Does the U.S. Outsource Polluting Industries?

Featured in print Digest

The cleaner U.S. manufacturing composition is not offset by dirtier imports. Rather, the composition of imports has also become cleaner.

Polluting industries' share of U.S. manufacturing output has declined in recent decades. That is good news for environmental quality in the United States. However, the fact that the decline has coincided with falling trade barriers has given rise to suspicions that the United States has outsourced its polluting industrial processes to developing countries. In Trade Liberalization and Pollution Havens (NBER Working Paper No. 10585), authors Josh Ederington, Arik Levinson, and Jenny Minier ultimately refute the notion that domestic manufacturing is cleaner today because trade agreements have allowed the United States to use "pollution havens" in the developing world to do its dirty work.

"We find no evidence that domestic production of pollution-intensive goods in the U.S. is being replaced by imports from overseas," they state. On one hand, Ederington, Levinson, and Minier understand how the "casual observer" could see a link between lower tariffs and a cleaner U.S. manufacturing sector. After all, while U.S. manufacturing was growing by 51 percent -- even as total emissions of many pollutants were growing at half that rate or actually dropping -- U.S. tariffs were falling dramatically. Between 1978 and 1994, tariffs on manufactured products were reduced 50 percent on average. But if trade liberalization were simply allowing dirty industries to relocate offshore, then the proportion of U.S. imports produced by pollution-intensive industries would rise as tariffs fell. Yet the opposite occurred.

Imports overall grew by 318 percent during the period. But according to World Bank data that characterizes industries by their pollution intensity, imports of goods manufactured in highly polluting processes grew at a much slower rate. In other words, just as the U.S. manufacturing sector was growing while simultaneously shifting toward clean industries, the same thing was happening to our imports: they were rising, but the percentage of goods coming from polluting industries was going down. "The cleaner U.S. manufacturing composition is not offset by dirtier imports," the authors write. "Rather, the composition of imports has also become cleaner."

Importantly, their conclusion holds firm even when they limit the analysis to trade with developing countries. Imports from developing countries grew by 344 percent, but imports of pollution-intensive goods from developing countries grew much more slowly.

Ederington, Levinson, and Minier believe that, if anything, lower tariffs might be actually slowing the U.S. shift to cleaner industries, because imports of goods made from pollution-intensive processes have not kept pace with the overall rise in imports. Thus, surprisingly, one potential environmental consequence of tariff reductions is that U.S. industries are dirtier than they otherwise would be.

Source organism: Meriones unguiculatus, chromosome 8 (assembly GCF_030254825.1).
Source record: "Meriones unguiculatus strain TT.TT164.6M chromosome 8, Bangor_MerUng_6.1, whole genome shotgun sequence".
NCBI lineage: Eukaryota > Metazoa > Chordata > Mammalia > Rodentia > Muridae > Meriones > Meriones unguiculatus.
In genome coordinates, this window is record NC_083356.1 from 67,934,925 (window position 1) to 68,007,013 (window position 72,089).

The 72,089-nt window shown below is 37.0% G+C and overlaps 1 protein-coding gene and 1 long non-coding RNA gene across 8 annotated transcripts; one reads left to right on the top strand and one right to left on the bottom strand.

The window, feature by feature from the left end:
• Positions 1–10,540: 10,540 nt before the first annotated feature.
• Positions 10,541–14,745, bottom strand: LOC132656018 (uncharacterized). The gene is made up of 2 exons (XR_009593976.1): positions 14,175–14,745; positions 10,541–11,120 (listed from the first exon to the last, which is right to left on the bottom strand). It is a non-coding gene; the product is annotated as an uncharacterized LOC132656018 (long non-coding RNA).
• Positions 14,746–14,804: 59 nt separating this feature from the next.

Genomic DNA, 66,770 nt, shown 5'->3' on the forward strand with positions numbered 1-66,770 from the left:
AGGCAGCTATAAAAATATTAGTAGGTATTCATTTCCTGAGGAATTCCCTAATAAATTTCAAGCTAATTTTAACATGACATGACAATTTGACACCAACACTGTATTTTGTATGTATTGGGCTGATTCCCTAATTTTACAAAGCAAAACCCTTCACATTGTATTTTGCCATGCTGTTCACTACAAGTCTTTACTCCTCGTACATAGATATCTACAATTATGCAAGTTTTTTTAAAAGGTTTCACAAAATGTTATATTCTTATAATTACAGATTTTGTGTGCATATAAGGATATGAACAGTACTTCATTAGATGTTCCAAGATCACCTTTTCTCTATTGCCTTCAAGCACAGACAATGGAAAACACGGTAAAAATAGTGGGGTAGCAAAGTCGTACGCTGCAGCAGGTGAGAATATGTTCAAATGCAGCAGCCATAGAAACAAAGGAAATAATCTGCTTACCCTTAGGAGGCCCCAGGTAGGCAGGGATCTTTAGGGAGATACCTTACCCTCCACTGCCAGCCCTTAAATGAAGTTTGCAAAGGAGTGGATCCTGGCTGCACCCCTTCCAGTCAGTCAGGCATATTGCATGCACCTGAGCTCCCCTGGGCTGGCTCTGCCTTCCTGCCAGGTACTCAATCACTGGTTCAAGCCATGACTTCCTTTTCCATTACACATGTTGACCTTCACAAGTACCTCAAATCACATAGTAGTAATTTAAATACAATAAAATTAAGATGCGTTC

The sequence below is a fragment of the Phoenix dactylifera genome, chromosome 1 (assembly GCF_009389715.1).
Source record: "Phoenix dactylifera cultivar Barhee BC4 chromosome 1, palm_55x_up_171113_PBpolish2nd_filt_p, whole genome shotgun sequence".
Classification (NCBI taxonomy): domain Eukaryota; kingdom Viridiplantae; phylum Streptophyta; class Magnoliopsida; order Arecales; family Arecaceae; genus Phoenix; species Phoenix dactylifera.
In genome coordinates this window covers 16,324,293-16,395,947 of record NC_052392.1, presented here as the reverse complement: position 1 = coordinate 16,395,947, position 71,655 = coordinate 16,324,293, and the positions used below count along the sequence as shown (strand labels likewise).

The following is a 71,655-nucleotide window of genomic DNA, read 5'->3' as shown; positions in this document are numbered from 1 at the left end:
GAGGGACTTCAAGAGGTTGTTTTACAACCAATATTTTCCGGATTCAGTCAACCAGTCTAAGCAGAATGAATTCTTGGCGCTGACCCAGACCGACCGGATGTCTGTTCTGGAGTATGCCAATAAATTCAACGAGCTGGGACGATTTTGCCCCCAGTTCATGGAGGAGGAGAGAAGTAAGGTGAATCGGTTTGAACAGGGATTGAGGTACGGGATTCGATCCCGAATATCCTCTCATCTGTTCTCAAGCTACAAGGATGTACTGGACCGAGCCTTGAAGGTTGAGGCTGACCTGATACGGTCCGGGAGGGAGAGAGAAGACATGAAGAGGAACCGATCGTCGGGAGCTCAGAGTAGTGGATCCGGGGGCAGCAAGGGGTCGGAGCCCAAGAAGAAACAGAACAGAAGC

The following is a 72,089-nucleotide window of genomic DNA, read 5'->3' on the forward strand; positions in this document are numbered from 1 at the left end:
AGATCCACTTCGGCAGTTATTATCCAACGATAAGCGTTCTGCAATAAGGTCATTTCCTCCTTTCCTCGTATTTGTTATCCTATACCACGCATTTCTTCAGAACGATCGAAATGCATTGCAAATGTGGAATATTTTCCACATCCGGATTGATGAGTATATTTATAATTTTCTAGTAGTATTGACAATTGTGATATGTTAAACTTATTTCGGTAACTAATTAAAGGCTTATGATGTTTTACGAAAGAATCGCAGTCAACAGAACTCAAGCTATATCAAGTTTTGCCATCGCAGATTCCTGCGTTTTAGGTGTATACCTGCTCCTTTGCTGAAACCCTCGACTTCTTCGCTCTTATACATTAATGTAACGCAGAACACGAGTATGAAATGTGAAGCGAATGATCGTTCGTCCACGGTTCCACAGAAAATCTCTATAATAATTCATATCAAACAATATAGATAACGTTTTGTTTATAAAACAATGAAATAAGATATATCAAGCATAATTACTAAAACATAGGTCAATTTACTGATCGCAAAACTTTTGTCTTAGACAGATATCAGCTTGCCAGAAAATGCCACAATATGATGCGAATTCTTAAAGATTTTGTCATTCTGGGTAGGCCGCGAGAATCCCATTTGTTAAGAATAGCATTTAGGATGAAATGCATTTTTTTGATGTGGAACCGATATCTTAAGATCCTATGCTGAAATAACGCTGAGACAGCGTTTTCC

This refutation of the conventional wisdom -- that tariff reductions reduce pollution in rich countries by sending the problem to poor countries -- has considerable implications for both public perceptions of trade agreements and the manner in which they are negotiated. The general concern that trade liberalization is causing developed countries to outsource dirty manufacturing processes to the developing world has sparked heated protests against the World Trade Organization. Furthermore, the perceived link has prompted U.S. officials to require detailed "environmental reviews" of trade agreements as part of the negotiating process.

Ederington, Levinson, and Minier note that some may find fault with their findings by arguing that past tariff reductions are not representative of probable future trade agreements. If future trade agreements reduce U.S. tariffs on polluting goods by more than tariffs on clean goods, then the expected patterns may emerge. Polluting industries will relocate away from the United States, where pollution will be reduced at the expense of environmental quality elsewhere.

But even when the authors consider a hypothetical future in which tariffs on all manufactured goods are dropped from current levels down to zero, they still find no evidence that the change would spark a disproportionate shift in polluting industries from the United States to developing countries. "Once again, we find little basis for the fear that tariff reductions themselves will generate large shifts in the composition of U.S. manufacturers away from polluting industries."

-- Matthew Davis